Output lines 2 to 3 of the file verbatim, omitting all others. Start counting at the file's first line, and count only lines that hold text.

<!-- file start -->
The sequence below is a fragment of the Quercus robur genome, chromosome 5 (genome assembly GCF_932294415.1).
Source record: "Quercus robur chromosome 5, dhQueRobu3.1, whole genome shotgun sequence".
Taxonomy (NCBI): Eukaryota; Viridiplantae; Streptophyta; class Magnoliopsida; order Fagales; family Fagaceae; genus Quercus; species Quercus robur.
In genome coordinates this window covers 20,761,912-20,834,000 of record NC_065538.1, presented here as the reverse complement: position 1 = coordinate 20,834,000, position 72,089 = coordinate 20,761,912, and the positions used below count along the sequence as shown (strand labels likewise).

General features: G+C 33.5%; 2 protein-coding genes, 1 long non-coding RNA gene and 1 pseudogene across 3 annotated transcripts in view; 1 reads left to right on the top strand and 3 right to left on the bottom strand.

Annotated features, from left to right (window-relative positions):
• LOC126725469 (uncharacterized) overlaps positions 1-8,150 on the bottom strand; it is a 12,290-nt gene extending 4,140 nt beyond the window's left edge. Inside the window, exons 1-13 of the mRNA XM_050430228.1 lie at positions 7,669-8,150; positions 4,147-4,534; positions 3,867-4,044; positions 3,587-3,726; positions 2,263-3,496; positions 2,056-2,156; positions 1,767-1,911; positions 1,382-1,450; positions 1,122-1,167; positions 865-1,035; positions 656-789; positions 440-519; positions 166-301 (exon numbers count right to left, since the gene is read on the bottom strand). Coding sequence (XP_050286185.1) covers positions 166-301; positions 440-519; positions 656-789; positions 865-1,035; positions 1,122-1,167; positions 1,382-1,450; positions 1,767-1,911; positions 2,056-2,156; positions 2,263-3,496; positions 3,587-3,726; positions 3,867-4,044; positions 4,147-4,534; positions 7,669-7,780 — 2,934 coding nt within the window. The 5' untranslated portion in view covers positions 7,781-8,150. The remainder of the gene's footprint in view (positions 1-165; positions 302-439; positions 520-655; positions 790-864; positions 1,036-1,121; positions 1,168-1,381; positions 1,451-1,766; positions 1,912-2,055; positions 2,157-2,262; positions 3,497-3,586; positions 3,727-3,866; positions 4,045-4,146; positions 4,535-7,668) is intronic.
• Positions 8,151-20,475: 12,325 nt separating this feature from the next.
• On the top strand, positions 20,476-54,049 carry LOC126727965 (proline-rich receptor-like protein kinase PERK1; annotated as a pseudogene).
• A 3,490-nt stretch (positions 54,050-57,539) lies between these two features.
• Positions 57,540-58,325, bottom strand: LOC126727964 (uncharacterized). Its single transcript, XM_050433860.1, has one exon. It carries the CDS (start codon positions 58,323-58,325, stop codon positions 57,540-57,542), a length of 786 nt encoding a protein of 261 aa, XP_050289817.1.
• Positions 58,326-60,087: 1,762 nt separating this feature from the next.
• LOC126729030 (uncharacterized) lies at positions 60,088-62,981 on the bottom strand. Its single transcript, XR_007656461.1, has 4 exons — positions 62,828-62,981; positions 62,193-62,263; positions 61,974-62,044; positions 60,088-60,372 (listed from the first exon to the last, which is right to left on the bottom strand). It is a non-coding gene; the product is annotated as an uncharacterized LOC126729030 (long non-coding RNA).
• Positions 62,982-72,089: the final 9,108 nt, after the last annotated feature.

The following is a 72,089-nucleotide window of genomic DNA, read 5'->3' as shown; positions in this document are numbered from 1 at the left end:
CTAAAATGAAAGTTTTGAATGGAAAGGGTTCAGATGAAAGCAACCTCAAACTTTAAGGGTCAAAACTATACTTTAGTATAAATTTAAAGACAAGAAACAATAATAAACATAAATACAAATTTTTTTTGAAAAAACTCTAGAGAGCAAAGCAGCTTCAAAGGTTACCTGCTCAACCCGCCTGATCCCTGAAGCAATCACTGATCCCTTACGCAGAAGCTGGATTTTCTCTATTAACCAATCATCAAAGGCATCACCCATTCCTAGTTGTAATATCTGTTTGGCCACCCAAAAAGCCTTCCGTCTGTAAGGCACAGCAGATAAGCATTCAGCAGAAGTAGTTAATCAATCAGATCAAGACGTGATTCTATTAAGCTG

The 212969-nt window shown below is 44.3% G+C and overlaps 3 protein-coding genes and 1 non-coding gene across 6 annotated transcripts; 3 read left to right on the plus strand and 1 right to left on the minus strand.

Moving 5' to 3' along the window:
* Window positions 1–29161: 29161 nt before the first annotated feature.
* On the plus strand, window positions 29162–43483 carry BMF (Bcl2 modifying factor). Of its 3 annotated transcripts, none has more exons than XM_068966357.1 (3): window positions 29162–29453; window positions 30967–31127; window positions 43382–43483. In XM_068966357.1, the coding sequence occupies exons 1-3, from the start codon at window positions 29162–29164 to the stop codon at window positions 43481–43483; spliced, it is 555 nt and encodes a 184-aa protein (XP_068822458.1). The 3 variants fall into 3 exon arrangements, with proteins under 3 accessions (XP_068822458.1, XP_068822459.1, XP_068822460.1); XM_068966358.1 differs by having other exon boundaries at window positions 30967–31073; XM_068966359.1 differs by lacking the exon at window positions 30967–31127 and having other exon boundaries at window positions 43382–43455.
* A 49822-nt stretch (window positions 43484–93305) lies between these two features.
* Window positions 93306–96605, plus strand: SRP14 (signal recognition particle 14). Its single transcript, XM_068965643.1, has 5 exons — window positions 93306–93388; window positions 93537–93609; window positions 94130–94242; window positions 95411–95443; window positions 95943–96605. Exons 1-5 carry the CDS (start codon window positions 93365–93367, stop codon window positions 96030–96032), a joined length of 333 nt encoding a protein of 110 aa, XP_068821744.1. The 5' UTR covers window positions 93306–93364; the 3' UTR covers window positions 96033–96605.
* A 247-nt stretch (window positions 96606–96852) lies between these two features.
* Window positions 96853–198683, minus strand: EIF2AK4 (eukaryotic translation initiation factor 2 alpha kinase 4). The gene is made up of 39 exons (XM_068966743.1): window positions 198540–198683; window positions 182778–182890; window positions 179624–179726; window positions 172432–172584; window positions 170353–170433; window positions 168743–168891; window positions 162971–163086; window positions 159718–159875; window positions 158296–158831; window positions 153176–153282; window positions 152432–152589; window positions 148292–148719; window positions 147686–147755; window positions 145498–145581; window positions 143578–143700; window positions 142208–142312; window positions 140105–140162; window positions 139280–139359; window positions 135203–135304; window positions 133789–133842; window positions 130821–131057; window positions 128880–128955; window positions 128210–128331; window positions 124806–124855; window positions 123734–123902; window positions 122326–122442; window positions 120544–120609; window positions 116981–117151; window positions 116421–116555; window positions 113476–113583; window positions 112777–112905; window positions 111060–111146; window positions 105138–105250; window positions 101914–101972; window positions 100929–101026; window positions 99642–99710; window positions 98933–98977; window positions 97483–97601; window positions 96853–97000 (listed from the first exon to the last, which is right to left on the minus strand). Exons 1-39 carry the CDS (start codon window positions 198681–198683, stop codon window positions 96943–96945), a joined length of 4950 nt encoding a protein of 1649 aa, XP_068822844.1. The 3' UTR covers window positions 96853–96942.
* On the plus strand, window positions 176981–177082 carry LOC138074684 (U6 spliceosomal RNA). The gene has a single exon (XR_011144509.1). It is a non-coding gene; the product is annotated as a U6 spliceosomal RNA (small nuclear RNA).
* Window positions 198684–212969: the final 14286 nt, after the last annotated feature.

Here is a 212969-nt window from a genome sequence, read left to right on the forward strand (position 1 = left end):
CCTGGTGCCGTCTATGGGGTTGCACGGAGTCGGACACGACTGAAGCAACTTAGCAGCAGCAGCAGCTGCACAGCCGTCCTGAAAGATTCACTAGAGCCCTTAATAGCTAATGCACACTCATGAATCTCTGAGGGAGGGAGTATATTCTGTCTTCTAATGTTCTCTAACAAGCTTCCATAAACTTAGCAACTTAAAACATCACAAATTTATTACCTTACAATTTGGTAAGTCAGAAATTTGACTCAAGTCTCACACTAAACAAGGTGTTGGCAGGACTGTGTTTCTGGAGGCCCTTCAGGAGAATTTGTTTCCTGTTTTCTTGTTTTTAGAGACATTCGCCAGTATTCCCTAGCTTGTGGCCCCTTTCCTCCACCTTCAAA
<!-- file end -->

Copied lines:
Source record: "Quercus robur chromosome 5, dhQueRobu3.1, whole genome shotgun sequence".
Taxonomy (NCBI): Eukaryota; Viridiplantae; Streptophyta; class Magnoliopsida; order Fagales; family Fagaceae; genus Quercus; species Quercus robur.